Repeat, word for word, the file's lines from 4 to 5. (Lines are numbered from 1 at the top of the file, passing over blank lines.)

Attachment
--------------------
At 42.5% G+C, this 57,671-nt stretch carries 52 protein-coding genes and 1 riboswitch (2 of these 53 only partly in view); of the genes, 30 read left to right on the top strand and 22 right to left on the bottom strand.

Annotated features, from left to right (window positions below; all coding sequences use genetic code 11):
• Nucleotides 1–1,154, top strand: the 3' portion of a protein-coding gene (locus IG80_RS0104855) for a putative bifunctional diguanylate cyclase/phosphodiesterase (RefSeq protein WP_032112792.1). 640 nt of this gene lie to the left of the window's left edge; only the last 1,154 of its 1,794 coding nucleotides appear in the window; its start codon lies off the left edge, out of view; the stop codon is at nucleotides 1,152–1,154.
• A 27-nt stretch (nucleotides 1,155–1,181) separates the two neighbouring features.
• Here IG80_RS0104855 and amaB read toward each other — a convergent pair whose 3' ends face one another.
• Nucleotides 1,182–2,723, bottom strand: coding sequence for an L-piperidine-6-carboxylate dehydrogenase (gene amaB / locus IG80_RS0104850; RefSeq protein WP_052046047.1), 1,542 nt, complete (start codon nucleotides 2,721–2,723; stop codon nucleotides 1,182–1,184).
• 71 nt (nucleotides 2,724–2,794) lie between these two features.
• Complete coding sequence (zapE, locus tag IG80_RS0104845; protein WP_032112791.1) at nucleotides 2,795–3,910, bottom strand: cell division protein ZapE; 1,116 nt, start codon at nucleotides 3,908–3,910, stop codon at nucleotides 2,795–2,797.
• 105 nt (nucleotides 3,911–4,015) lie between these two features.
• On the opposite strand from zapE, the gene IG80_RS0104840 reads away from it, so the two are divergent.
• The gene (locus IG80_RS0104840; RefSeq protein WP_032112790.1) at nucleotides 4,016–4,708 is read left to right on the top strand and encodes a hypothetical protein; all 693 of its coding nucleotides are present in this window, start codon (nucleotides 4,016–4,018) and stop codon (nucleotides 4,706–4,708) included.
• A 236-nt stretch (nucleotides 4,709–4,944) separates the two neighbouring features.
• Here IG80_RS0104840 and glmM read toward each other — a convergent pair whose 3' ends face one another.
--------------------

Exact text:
• A 27-nt stretch (nucleotides 1,155–1,181) separates the two neighbouring features.
• Here IG80_RS0104855 and amaB read toward each other — a convergent pair whose 3' ends face one another.